Some 20 protesters waved the Israeli flag, holding signs reading "If we won't wake up it will be the end of democracy." (Josh Breiner)  

11:26 A.M. Israel will enter daylight saving time on Friday as planned

The National Security Council recommended not to postpone the transition to daylight saving time tonight, also known as "summer time," leading Interior Minister Arye Dery to announce the clock would be moved forward on Friday as planned.

On Sunday Dery was mulling delaying the move as part of Israel's battle against the coronavirus. (Aaron Rabinowitz)  

10:41 A.M. Israel's unemployment rate spikes to 17.6 percent, hitting all-time record

The Israeli Employment Service said that some 62,000 declared themselves as unemployed in the past 24 hours, with unemployment rate standing at 17.6 percent, 1.1 percent up from Sunday. This is the highest unemployment rate registered in Israel's history. (Lee Yaron)  

9:47 A.M. Netanyahu to convene a meeting to 'reexamine tightening restrictions'

Prime Minister Benjamin Netanyahu, government officials and Health Ministers representatives will meet Monday at 10:00 A.M. "to reexamine further tightening of restrictions" to battle the coronavirus pandemic. (Noa Landau)

9:31 A.M. Qatar announces $150 million aid to Gaza in effort to contain coronavirus

Qatar announced $150 million in aid to the Gaza Strip over a period of six months, to support United Nations humanitarian programs in the Palestinian territory and efforts to contain the new coronavirus outbreak, the state-run Qatari Committee to Rebuild Gaza said Monday on Twitter. (Reuters)

8:29 A.M. Israel confirms 1,238 cases, with 24 in serious condition

167 more Israelis were diagnosed with the coronavirus, bringing the total in the country to 1,238. 24 patients are in serious condition, and 1,142 are in mild condition. 37 have so far recovered.

According to the Health Ministry, 5,268 tests were conducted in the past 24 hours, up from only several hundreds of tests a day last week.


4:52 A.M. Trump claims he offered Iran coronavirus aid as ‘maximum pressure’ sanction campaign continues

U.S. President Donald Trump said Sunday that he had offered Iran assistance in its fight against the coronavirus pandemic that has ravaged the Islamic Republic and claimed the lives of over 13,000 people worldwide.  

Speaking to reports, Trump said he has sent an official letter to Iranian leaders offering help. With more than 1,700 dead, Iran is the country suffering from the worst outbreak in the Middle East. 

But in recent days, Washington has signaled that Iran's dire situation would not change its enhanced economic pressure policy against Iran.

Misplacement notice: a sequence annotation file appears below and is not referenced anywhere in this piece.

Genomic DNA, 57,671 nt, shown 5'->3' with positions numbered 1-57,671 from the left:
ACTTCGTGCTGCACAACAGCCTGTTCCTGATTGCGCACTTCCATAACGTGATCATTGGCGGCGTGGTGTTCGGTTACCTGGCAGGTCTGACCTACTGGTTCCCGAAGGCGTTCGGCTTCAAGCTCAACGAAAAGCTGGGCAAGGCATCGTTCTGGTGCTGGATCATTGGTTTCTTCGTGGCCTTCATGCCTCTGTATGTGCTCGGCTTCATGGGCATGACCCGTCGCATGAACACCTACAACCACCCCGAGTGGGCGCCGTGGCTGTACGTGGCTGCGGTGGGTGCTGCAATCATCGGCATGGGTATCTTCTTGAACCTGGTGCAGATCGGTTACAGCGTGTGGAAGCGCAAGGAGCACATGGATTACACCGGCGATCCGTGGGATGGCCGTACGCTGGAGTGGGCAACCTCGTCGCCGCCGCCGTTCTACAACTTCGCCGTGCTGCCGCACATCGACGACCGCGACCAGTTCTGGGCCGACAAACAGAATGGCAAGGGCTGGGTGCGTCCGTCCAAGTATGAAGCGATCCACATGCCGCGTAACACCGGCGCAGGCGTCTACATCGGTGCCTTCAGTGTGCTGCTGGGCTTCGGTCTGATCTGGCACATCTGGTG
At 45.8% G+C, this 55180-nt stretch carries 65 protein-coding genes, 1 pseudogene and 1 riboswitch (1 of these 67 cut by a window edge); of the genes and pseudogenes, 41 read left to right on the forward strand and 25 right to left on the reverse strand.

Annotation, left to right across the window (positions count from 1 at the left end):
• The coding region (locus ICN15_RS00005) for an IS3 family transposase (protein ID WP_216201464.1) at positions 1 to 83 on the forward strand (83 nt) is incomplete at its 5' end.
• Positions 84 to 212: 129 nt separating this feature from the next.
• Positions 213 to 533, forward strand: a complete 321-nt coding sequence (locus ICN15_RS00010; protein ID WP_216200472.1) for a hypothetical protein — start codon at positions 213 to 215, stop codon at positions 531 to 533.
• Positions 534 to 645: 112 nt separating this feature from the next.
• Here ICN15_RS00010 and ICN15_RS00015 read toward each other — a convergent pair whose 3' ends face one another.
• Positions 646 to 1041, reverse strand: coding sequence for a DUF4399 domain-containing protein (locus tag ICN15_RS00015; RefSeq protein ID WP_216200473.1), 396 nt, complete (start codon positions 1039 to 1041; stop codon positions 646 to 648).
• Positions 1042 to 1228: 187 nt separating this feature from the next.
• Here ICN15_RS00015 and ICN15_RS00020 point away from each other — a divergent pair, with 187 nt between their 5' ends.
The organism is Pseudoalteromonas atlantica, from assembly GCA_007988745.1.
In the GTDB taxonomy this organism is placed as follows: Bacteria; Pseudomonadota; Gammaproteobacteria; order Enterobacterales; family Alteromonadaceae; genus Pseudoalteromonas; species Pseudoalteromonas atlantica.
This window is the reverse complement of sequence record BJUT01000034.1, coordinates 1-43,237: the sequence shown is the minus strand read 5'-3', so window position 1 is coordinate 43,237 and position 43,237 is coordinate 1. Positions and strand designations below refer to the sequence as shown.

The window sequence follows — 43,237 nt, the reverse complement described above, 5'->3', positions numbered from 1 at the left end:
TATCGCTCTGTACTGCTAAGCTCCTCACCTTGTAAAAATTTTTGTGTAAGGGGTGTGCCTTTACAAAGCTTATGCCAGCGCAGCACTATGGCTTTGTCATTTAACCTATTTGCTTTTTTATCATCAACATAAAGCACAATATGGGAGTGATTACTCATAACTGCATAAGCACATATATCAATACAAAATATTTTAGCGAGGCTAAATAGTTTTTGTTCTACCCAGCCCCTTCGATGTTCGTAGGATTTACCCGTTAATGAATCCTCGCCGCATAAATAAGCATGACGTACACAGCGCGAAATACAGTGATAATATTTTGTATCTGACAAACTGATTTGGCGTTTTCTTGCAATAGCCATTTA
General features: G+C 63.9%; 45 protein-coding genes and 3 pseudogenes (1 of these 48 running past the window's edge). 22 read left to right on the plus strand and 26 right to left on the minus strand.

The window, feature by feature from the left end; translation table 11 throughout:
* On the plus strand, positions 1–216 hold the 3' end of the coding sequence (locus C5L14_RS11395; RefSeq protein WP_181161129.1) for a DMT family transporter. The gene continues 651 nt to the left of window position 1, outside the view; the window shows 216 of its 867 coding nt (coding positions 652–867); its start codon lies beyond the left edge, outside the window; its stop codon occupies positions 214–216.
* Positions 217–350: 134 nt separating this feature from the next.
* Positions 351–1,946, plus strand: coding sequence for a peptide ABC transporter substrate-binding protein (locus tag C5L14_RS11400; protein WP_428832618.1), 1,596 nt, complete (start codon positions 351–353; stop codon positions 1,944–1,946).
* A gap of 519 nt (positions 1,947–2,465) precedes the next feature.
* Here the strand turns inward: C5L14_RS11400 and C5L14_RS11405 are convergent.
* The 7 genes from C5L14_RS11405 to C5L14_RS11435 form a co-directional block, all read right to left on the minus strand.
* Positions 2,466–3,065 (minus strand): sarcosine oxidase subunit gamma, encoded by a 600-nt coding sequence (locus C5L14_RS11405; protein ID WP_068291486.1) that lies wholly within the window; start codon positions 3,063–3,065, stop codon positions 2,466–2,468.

Iran has reportedly denied receiving any assistance from the United States, and is blaming sanctions imposed by the Trump administration for the mounting death toll from the highly contagious disease. (Amir Tibon)

3:57 A.M. Harvey Weinstein tests positive for coronavirus in prison

Former movie producer Harvey Weinstein, who is serving a prison sentence for sexual assault and rape, has tested positive for the coronavirus, according to the head of the state corrections officers union.

Weinstein, 68, has been placed in isolation at Wende Correctional Facility, said Michael Powers, president of the New York State Correctional Officers and Police Benevolent Association.

Powers said he learned that the test came back positive on Sunday morning and is concerned about the corrections officers, who he said lack proper protective equipment. Several staff have been quarantined, Powers said. (Reuters)

3:44 A.M. Japan says Tokyo Olympics may be postponed, Canada and Austalia say they won't participate

Japanese Prime Minister Shinzo Abe said for the first time on Monday that the Tokyo Olympic Games may need to be postponed if the event cannot be held in its "complete form" due to the coronavirus pandemic. He also said that cancelling the Games was not an option.

The International Olympic Committee (IOC) said on Sunday after an emergency meeting that it is stepping up its "scenario planning" for the 2020 Games due to start on July 24, including a possible postponement.

Canada and Austalia have formally said they would not be attending the games citing health concerns. (Reuters)

2:34 A.M. UAE to suspend transit flights, Saudi Arabia imposes curfew

The United Arab Emirates, home to the world's busiest international airport in Dubai, announced early Monday it was suspending all passenger flights and the transit of airline passengers in the country for two weeks to stymie the spread of a new virus.

Saudi Arabia, meanwhile, announced overnight that an evening curfew would go into effect starting Monday from 7 p.m. to 6 a.m. for 21 days. (Associated Press)

1:30 A.M. 65 Chabad devotees diagnosed with coronavirus placed in quarantine

More than half of the members of a group of 114 Chabad followers who were placed in quarantine at the Dan Hotel in Jerusalem after returning from the United States last week tested positive for the coronavirus, the defense minister's office said overnight Sunday. 

The 65 confirmed patients will be hospitalized at the Shmu'el Harofe Hospital in central Israel, while the rest who came into contact with them will remain in isolation at the hotel. The test results of eight more group members have yet to be ascertained.